This section is from the book "The Balance Of Nature And Modern Conditions Of Cultivation", by George Abbey. Also available from Amazon: The Balance Of Nature And Modern Conditions Of Cultivation.
The Snipe (Gallinago coelestis), included in the sub-family Scolopacinae, is to some extent migratory, being found in Britain chiefly in winter. It inhabits marshy districts and fens, and is found generally throughout Britain by small streams and even ditches in both hilly districts or moorlands and in flat localities. The average length of the bird is about 10 in. The general colour is shades of brown, variously streaked and marked, the under-parts being white. It nests in Britain, though not very commonly, the nest being formed of leaves on the ground and under a tuft of grass or small furze bush. The eggs, numbering four, are olive-white, spotted with brown. The food consists of worms, snails, woodlice, and insects, chiefly in larval state. When pursued the Snipe usually takes flight in a zigzag fashion, and thus renders it difficult to take a steady aim.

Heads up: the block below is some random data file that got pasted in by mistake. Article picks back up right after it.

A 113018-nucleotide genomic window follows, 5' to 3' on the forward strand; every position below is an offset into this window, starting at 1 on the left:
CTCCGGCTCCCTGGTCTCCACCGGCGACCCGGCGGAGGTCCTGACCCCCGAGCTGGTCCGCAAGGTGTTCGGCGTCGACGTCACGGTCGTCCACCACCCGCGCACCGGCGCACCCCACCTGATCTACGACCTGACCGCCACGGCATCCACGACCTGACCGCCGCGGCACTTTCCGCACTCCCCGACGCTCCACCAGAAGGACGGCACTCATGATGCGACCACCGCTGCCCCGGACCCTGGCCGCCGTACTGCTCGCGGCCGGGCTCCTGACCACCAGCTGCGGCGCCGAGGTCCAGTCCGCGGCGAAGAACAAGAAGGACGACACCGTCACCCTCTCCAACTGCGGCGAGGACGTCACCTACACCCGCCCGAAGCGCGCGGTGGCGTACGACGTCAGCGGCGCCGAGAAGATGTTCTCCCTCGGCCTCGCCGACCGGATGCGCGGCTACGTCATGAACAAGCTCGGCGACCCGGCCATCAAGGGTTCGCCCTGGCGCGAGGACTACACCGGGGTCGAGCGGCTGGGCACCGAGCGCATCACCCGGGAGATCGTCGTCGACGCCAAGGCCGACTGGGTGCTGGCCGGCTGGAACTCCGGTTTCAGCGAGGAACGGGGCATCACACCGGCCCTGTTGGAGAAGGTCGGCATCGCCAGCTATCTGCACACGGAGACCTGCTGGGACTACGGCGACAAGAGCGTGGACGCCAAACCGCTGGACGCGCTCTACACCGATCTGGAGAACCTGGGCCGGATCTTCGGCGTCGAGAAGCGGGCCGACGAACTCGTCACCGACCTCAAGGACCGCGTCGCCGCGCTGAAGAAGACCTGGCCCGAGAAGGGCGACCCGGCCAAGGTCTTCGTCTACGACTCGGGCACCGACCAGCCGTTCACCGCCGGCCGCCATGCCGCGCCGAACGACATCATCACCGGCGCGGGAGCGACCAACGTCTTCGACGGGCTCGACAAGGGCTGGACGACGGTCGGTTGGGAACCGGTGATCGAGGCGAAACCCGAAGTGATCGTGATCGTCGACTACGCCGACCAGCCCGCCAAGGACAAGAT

The Great Snipe (Gallinago major) may occasionally be met with on swampy places and heaths, and the Jack Snipe (Gallinago galli-nula) is chiefly found in Britain in winter, and is generally seen by small streams or ditches. The length of the Great Snipe is about 12 in., and it feeds chiefly on insect larvae of various kinds.